A Quaker Lobby in the Public Interest
With the end of the Cold War, many dared hope
that the scourge of nuclear weapons would be ended
once and for all. Yet, today, more than two decades later,
the drive to build nuclear weapons by some governments
continues, energized in no small part by the
policies of the U.S. government.
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The Quigley, et al. amendment would return the LRSO to the FY 2015 schedule: providing $19.8 million for FY 2017. The resulting $75 million in savings would be moved to the deficit reduction account. We believe this is the better approach than the current acquisition plan for the new missile for several interrelated reasons: there is no need to rush procurement of the LRSO, the slower funding schedule allows for flexibility, and It is fiscally responsible to fund the LRSO at a slower pace.
President Obama became the first sitting president to visit Hiroshima's Peace Memorial Park. He reflected on the atomic bombings of Nagasaki and Hiroshima. He voiced his vision for a world free of nuclear weapons, and the possibility of a peaceful world. While this was a momentous event, he should have made an action to reduce the United States' nuclear arsenal.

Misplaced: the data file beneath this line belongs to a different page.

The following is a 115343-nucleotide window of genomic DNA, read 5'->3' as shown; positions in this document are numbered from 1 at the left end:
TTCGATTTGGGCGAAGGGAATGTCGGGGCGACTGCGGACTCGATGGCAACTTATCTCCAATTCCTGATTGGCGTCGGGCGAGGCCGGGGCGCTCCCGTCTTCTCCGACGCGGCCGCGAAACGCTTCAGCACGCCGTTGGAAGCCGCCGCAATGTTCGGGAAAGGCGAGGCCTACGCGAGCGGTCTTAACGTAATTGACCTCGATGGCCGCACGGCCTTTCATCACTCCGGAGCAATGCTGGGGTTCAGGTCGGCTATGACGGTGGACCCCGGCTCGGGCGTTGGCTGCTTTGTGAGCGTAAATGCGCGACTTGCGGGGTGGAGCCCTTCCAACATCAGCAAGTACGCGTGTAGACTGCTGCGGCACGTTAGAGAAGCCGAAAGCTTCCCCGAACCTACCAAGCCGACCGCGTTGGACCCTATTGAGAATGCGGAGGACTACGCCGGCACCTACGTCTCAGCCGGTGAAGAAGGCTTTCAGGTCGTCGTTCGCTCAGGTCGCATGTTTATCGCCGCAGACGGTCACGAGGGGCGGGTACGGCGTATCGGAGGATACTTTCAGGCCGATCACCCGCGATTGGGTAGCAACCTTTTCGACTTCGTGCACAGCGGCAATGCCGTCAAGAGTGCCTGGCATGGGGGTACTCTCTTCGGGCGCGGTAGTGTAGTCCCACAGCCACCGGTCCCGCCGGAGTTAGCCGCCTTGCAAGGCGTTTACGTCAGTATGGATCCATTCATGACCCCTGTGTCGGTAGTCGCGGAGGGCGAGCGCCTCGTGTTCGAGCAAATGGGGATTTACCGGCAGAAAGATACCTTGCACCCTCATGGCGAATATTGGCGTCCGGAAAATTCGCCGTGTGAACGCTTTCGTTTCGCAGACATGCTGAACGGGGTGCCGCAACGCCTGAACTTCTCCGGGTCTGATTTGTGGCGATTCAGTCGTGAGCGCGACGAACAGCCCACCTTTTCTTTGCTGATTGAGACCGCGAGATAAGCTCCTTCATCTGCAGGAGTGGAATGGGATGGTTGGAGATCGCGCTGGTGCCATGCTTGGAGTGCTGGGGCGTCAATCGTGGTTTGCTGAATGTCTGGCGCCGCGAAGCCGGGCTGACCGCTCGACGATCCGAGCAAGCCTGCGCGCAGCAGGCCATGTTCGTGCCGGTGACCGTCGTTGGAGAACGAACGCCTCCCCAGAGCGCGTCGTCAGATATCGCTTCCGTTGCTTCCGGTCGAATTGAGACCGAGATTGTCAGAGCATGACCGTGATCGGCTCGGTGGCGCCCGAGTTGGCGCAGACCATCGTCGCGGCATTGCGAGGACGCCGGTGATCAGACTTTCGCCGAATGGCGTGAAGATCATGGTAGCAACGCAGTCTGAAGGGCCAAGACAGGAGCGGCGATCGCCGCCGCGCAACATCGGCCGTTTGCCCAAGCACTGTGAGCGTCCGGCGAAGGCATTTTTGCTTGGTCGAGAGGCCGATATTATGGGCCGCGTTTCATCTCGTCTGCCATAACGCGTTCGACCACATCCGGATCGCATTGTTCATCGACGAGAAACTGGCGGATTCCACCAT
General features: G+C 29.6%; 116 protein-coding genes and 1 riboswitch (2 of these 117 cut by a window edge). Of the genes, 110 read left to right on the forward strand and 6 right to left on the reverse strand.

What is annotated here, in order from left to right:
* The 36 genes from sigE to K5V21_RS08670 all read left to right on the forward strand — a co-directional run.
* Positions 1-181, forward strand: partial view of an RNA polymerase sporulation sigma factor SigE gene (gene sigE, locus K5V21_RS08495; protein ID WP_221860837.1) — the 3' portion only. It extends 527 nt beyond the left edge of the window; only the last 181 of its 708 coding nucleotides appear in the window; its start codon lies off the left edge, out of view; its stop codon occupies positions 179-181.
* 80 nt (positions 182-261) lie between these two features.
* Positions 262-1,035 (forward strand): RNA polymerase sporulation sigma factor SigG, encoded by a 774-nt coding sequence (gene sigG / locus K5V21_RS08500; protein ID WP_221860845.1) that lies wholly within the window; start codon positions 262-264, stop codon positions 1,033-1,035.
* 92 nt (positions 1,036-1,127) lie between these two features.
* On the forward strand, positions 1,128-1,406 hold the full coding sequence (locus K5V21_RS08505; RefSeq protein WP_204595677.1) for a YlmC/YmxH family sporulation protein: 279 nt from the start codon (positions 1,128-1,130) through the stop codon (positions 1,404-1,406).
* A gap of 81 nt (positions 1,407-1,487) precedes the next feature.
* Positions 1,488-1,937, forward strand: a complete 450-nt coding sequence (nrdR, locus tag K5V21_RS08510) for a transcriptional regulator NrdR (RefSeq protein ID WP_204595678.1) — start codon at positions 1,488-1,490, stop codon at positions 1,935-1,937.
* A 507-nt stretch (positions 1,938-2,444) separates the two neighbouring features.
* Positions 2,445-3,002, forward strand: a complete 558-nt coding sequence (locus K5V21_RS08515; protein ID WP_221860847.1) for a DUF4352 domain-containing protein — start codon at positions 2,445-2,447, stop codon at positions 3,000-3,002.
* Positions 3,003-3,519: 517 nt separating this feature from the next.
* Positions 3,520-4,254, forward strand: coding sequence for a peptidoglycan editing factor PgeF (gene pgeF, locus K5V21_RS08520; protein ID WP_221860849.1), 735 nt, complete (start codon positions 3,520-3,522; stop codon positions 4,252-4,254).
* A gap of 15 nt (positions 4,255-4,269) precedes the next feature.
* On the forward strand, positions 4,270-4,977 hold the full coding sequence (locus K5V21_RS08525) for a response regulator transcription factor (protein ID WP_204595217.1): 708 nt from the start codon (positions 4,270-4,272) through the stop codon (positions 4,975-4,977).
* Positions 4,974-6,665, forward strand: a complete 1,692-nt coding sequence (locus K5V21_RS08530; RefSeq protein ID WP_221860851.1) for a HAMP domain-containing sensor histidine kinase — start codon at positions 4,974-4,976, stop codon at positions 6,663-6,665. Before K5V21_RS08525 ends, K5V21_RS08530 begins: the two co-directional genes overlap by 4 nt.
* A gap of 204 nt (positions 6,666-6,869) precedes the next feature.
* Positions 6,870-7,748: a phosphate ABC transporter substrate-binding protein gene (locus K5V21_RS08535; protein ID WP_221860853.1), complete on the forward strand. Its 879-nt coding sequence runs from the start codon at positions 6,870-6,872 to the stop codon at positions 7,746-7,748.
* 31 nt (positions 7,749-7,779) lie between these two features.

Speaking at the Hiroshima Peace Memorial Park on May 27, President Obama called for nuclear disarmament, saying, "Among those nations like my own that hold nuclear stockpiles, we must have the courage to escape the logic of fear and pursue a world without them.”
FCNL Statement of Legislative Policy
"We urge the elimination of nuclear, chemical and biological weapons.
Nations must move toward comprehensive disarmament. We advocate that the United States take unilateral steps toward disarmament, believing that other nations will respond affirmatively to this example. The risks of disarmament are far smaller than the risks involved in the current course of weapons development, proliferation and stockpiling.
We call for our federal government to safely dispose of nuclear, chemical and biological weapons and materials in the United States and abroad."